The CCC, Wikileaks, 2600 and others are a force for good, not evil. Just because your government calls those movements "evil" doesn't make it so.
They have good intentions, what we (>people like...) fear is them overseeing the back-side of ideology, if they get chances because some people use them. So they are easy to manipulate, and it gets rather political too soon. If you want to reach safety for clients e.g. you feel bad if you see WL picking one big issue and that's it. Means others have to fill the gap, but how? I once wrote a text about feelings/linux at university, perhaps explains better what I mean -> http://my.opera.com/js27/blog/show.dml/3112614

That's beautiful what you wrote, one should always be true and never give up. <3
Problem for many is, the heath problems get so triggering each other that they have to change their life and income situation, like a devil's circle. I should have said that, the sort of when medicals speak their mind openly, that you should consider change or somewhen face stomach cancer, third teeth, etc.

@cascade9
To be honest, I'm a bit suprised at the amount of 'dont you mean cracker' comments on here. Personally, I view 'hacker' as a neutral term, neither good or bad.
+1 Perhaps we are all concerned about the climate becoming more restrictive?

OK, this doesnt make much sense. there are "positive side effects of WikiLeaks" but still you "engage against WikiLeaks"?
Yes, some profit, but not us, that's what I mean. - You named it lateron, different approaches to human rights, detected very good! Ideal would be a world without political opinions, just people trained to care/being neutral, and no fights.

@roggenschrotbrot
reducing them to it security doesn't realy get it covered. shure they, as anybody, might have their view narrowed down to their "own" topics, but in the result they achive a lot for your civil rights.
It was more a hint on experiences. Quite a few I met were so tough on others, and you say to them: Guys, you name yourself after "chaos", do you really want to say I should write accurate new orthography? LOL


maybe wikileaks have an agenda on what they release and what not, who hasn't? nevertheless reducing wikileaks to ant-americanism is shortsighted, as germany for example gets a lot of coverage as well. of curse news on other countrys sell better, as nobody has to feel bad. but you can't honestly expect an unbiased media coverage by springer or berthelsmann, can you?I I What I meant was, the moment you go life, it has consequences, and there is no game, just like with software. People should talk to each other, before, and do what's neccessary to carefully integrate this new program. What I see is them having fun, and there is a price for that, as you waste chances, or provoke.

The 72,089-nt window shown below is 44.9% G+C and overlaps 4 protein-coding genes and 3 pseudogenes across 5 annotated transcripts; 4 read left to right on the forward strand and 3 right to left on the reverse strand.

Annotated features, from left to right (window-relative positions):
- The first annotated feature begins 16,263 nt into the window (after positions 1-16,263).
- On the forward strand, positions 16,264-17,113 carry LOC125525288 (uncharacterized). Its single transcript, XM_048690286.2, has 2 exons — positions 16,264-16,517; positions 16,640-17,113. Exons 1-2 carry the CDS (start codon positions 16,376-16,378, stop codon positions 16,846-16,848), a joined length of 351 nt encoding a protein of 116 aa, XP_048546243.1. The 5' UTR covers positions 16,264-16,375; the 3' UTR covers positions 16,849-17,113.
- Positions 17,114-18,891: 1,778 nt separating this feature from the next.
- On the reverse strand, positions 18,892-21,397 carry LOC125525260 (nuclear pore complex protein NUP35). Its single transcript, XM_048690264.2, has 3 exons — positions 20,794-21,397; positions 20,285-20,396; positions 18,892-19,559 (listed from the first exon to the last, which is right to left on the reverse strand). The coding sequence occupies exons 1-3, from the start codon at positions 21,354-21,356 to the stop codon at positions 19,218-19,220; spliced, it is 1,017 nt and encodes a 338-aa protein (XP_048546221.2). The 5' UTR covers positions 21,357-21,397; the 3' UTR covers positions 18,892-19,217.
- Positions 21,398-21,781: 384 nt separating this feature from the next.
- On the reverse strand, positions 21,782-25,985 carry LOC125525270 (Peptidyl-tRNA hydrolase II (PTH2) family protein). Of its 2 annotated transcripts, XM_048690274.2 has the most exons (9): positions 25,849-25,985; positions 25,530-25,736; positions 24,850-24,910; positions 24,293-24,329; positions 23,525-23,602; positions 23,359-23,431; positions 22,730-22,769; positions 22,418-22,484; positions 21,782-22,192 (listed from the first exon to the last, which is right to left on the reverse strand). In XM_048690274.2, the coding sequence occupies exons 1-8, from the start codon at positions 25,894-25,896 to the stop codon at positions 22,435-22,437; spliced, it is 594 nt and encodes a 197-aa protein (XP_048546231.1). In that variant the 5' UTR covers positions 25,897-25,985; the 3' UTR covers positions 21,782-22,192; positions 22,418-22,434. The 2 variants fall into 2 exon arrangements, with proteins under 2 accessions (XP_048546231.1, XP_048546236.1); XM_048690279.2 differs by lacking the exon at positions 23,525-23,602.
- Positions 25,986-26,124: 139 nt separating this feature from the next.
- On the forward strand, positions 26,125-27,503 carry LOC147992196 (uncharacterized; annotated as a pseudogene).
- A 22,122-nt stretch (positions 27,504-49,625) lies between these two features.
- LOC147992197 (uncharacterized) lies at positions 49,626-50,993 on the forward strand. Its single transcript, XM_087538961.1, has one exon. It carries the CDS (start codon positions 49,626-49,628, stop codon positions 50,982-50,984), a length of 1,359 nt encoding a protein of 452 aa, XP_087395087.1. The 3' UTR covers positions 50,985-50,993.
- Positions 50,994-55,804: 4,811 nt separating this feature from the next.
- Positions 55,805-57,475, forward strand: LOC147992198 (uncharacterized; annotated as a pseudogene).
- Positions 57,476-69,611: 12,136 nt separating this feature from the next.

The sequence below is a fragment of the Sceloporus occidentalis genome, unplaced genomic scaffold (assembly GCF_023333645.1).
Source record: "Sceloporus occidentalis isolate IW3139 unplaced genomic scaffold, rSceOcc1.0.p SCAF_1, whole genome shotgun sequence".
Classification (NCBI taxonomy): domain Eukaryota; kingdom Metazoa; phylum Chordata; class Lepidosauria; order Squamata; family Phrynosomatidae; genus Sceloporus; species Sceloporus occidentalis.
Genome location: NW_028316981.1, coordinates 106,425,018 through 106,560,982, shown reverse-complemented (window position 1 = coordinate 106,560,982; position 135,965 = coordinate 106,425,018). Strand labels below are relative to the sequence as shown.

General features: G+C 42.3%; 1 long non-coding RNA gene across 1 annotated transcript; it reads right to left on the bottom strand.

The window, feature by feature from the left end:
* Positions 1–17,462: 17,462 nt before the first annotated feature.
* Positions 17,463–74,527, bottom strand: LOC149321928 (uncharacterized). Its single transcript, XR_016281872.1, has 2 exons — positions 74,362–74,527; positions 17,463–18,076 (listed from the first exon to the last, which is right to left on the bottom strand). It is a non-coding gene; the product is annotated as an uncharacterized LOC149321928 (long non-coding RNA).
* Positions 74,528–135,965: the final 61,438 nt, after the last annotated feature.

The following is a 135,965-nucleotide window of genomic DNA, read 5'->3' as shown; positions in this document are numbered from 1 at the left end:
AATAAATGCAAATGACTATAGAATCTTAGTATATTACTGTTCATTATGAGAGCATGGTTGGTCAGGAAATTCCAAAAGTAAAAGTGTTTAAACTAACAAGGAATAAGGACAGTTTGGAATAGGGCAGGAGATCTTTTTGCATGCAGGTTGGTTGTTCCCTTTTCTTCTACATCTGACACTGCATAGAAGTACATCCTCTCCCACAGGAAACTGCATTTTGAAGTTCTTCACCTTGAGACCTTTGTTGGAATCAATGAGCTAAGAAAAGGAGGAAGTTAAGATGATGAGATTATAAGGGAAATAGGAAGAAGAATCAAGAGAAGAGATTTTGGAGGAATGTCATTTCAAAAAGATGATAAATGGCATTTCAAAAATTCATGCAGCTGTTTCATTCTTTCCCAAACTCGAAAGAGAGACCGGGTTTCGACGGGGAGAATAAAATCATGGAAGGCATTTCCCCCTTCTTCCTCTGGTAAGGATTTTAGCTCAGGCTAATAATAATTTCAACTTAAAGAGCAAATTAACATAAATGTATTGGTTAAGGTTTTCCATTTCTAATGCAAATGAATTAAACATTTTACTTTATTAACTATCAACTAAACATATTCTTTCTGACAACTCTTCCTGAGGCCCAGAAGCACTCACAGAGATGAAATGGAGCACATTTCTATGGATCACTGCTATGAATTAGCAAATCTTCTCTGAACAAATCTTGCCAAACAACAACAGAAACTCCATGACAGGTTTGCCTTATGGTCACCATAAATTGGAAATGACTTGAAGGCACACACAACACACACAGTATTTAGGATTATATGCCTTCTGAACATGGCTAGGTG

if you have to use onion routing and encryption to protect your rights, there is absolutely nothing wrong with it!
I never had the feeling it brought me somewhere. The hot things you never write emails about, you talk in person. I'm more the type -> as soon as I can afford it, to use a commercial proxy service.


why? "my" country is violating human rights as we speak, why shouldn't i speak about it?
Because this could be used to say one's paranoid or craving for attention. Just as a precaution. Civil rights sounds a bit like Martin Luther king and people remember this peaceful movement; if so, that's real cool. <3


demonstration have never been riskless, nor are they naive.
Compared to "in the background", it might seem not so dangerous. -> The emotional feelings of people way up, easily to hurt so that they turn away and say it's not worth it.


without getting too political here, but how do you intend to change things without xaring for the politics behind?
If I understand your (interesting!) question correctly - maybe a religious thing. Groups which have no between personal responsibility and official, instead non-dialectic style. That's of course a problem, because democracy (though only in the definition of evil politology) is believed to work like that: people fight and out comes something moderate, theoretically. The other approach would be to try care, professional training for human rights as second branch of politics (a bit like open source in software) telling people how to avoid wounds=no need to hurt, etc.. Till then, careful oldstyle talks in the background, and when it's ready, one decisive demonstration people will remember much longer. I have to admit, sounds idealistic, but in my impression, it already works, networks of trust. After 13 years school one gets kind of suspicious about conflicts being really neccessary as they said.

js31
October 14th, 2010, 06:53 PM
@perspectoff Thanks for this great posting! <3

98cwitr
October 14th, 2010, 07:11 PM
Hack the planet! I am in opposition to the OP. Hackers gonna hack, s0n

If you engage against hackers, you will be perma-pwn3d...let's play with fire and see what happens ;)

roggenschrotbrot
October 14th, 2010, 07:18 PM
It was more a hint on experiences. Quite a few I met were so tough on others, and you say to them: Guys, you name yourself after "chaos", do you really want to say I should write accurate new orthography? LOL